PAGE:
Balloch to Strathblane

Dumgoyne

Dumgoyne

“That’s one small step for man, one long walk for man+dog”.  Given today is the 45th anniversary of Neil Armstrong stepping onto the Moon (closely followed by Buzz) it seems appropriate to paraphrase his comment for this second section of the John Muir Trail (JMT).

River Leven, Balloch

River Leven, Balloch

The walk itself is a long, hot trudge on a lot of tarmac but there are a few highlights that I’ll concentrate on.  The first is Balloch Castle Country Park which we enter almost immediately following the River Leven with its boats and lovely views over Loch Lomond to the hills beyond (including the famous Beinn Jazz).  It’s a magnet for the local dog-walkers and doesn’t seem to be as afflicted as the other bank with Lomond Shores drawing the punters.  Lots of good views and picnic spots (most checked by Jazz).

Cool topiary

Cool topiary

Ben Lomond and Duncryne

Ben Lomond and Duncryne

Then it’s tarmac time as we follow a very quiet byway (and cycle route) towards Croftamie.  The views north towards the hills and geologic features such as Duncryne 1 is attractive enough but this section is just hot tarmac and we were developing a thirst: let’s hope the pub in Croftamie is open.  It was and the odd order (“two pints of water 2, a pint of cider 3 and a packet of peanuts 4 please”) quickly dispatched.

Footbridge

Footbridge

JMT near Croftamie

JMT near Croftamie

Bit Confused

Bit Confused

Now refreshed we continue over the River Endrick with its nicely perspective bridge 5 to pretty hamlet of Gartness where we join the West Highland Way (WHW).  Unfortunately it is now early afternoon and we are fighting our way through the hordes heading north who started this morning.  There are groups every few minutes and continually making way on a path that is quite over-grown quickly becomes a pain – fortunately everyone is friendly and grateful, even if they don’t all understand my “It’s worse than Sauchiehall Street” comment. Two groups in particular stick in my mind:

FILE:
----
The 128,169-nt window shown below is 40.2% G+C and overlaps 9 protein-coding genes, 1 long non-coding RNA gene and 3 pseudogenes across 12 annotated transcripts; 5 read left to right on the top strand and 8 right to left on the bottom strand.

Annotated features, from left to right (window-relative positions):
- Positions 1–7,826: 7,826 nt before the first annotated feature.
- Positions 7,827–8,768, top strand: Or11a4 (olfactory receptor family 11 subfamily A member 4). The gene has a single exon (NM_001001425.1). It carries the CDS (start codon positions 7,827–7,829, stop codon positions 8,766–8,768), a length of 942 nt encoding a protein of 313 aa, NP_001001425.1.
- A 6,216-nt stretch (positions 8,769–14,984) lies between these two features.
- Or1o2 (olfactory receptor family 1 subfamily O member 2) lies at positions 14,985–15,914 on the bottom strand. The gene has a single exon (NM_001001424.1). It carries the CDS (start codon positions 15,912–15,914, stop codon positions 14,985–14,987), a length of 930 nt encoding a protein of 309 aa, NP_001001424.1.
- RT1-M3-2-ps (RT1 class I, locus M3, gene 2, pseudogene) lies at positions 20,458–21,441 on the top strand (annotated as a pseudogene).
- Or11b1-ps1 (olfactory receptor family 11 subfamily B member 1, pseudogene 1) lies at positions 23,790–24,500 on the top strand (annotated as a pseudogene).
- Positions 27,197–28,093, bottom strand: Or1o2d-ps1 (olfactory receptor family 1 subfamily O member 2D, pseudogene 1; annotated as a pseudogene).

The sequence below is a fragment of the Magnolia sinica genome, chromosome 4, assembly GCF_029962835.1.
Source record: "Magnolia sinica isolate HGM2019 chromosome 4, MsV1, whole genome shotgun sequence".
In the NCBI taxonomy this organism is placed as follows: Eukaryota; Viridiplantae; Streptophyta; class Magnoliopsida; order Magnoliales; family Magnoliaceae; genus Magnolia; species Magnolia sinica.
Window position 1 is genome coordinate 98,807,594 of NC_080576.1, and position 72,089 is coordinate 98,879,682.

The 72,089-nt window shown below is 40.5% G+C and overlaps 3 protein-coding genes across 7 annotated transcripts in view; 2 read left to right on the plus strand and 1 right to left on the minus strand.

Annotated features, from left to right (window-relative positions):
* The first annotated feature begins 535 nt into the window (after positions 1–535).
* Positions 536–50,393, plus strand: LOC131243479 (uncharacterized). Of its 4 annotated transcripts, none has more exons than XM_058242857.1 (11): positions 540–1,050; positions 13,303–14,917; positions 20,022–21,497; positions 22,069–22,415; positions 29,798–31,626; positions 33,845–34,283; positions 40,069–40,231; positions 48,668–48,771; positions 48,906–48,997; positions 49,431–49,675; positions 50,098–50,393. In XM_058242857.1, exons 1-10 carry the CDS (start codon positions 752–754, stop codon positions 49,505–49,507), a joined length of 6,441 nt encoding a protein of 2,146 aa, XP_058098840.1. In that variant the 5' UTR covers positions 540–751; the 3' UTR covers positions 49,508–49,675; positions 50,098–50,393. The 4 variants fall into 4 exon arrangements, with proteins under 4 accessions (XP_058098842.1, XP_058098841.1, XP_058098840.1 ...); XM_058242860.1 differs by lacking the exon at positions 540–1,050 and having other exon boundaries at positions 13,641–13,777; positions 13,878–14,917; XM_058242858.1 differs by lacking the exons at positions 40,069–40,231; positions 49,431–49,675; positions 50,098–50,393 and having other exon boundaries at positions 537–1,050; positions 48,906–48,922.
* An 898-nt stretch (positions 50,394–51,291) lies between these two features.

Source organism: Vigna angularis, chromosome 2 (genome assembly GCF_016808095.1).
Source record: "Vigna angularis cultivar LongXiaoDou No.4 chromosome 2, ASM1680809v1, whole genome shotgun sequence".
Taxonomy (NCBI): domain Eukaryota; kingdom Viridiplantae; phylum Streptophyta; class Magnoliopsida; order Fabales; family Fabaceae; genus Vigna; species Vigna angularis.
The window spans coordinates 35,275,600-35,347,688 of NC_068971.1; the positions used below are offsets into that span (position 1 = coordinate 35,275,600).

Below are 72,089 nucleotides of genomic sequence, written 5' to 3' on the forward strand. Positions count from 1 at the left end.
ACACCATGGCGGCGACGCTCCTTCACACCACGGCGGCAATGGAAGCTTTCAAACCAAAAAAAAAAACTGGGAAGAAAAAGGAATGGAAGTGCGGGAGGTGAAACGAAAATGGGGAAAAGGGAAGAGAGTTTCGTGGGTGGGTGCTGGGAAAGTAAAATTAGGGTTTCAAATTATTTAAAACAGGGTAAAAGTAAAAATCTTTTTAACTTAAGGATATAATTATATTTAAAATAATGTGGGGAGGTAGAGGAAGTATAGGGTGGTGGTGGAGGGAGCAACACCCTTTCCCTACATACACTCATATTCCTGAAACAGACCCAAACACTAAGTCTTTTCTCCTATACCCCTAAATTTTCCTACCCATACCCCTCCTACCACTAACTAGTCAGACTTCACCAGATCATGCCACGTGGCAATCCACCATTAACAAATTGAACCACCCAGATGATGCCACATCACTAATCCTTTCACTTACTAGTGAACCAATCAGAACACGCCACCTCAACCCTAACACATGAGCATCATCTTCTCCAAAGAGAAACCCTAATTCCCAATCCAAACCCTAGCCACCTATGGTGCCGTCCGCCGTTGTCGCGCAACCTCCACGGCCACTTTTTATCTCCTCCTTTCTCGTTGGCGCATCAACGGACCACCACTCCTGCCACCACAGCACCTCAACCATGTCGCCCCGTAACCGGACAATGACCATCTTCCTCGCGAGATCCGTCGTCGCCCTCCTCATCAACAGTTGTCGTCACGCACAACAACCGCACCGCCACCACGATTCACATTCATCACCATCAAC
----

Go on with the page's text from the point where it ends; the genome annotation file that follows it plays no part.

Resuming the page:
1. The young couple where the girl asks “How long to Drymen?” with a “Does it have an active cemetery?” sub-text as she clearly about to kill the boyfriend for dragging her along.
  2. The Dutch couple with a large dog that had panniers on its back with drinks in its pouches.  Now why hadn’t I thought of that? That’s Jazz’s Christmas present sorted…
Dumgoyach and Dumgoyne

Dumgoyach and Dumgoyne

Dumgoyach from WHW

Dumgoyach from WHW

Looking north from above Strathblane

Looking north from above Strathblane

We are now heading south along the Campsie Fells, past Glengoyne Distillery and the volcanic plugs of Dumgoyne and its wooded smaller cousin Dumgoyach.  We go round the latter and then climb a bit towards Carbeth Loch.  The view backward is well worth the effort as the scenery here is lovely.  The JMT and WHW now part company as we follow and old right of way through the trees, sadly obscuring the view over to the Campsies, towards Strathblane although you do get one final glimpse at a bench commemorating a local lad killed as a Marine in Afghanistan aged 22: a sad and thought-provoking end to the walk.

Previous section of JMT: Helensburgh to Balloch
Next section of JMT: Strathblane to Kilsyth

Notes:

  1. Best view of Loch Lomond and its hills from here.
  2. Me and Jazz
  3. Me
  4. Mostly Me
  5. Albeit a little rough on the paws.
Distance:30km
Effort:
Scenery:
Do It Again:
Duration:7½ hours